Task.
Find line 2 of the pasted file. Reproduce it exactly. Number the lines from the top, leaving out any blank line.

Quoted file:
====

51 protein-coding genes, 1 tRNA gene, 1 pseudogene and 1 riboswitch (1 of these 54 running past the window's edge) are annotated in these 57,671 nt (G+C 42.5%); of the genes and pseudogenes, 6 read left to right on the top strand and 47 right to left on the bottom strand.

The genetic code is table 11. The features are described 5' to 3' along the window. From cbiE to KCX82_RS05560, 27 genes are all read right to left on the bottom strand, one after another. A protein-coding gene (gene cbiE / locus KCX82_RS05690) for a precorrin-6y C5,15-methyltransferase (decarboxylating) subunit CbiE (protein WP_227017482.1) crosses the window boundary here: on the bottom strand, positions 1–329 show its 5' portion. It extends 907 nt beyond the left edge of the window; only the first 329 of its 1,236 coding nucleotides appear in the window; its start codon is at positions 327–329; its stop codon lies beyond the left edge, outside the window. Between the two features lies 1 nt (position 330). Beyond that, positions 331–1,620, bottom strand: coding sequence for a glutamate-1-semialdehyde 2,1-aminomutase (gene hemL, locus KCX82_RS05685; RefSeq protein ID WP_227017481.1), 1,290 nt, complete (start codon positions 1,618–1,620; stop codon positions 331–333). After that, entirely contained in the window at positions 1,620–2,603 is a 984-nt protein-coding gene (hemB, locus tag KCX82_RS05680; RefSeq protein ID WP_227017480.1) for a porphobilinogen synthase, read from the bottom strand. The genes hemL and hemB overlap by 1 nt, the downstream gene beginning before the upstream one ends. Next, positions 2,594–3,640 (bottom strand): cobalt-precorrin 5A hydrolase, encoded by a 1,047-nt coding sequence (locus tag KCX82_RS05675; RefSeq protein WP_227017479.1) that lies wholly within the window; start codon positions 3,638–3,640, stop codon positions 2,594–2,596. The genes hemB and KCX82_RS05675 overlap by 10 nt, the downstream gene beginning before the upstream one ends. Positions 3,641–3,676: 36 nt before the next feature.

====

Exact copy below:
The genetic code is table 11. The features are described 5' to 3' along the window. From cbiE to KCX82_RS05560, 27 genes are all read right to left on the bottom strand, one after another. A protein-coding gene (gene cbiE / locus KCX82_RS05690) for a precorrin-6y C5,15-methyltransferase (decarboxylating) subunit CbiE (protein WP_227017482.1) crosses the window boundary here: on the bottom strand, positions 1–329 show its 5' portion. It extends 907 nt beyond the left edge of the window; only the first 329 of its 1,236 coding nucleotides appear in the window; its start codon is at positions 327–329; its stop codon lies beyond the left edge, outside the window. Between the two features lies 1 nt (position 330). Beyond that, positions 331–1,620, bottom strand: coding sequence for a glutamate-1-semialdehyde 2,1-aminomutase (gene hemL, locus KCX82_RS05685; RefSeq protein ID WP_227017481.1), 1,290 nt, complete (start codon positions 1,618–1,620; stop codon positions 331–333). After that, entirely contained in the window at positions 1,620–2,603 is a 984-nt protein-coding gene (hemB, locus tag KCX82_RS05680; RefSeq protein ID WP_227017480.1) for a porphobilinogen synthase, read from the bottom strand. The genes hemL and hemB overlap by 1 nt, the downstream gene beginning before the upstream one ends. Next, positions 2,594–3,640 (bottom strand): cobalt-precorrin 5A hydrolase, encoded by a 1,047-nt coding sequence (locus tag KCX82_RS05675; RefSeq protein WP_227017479.1) that lies wholly within the window; start codon positions 3,638–3,640, stop codon positions 2,594–2,596. The genes hemB and KCX82_RS05675 overlap by 10 nt, the downstream gene beginning before the upstream one ends. Positions 3,641–3,676: 36 nt before the next feature.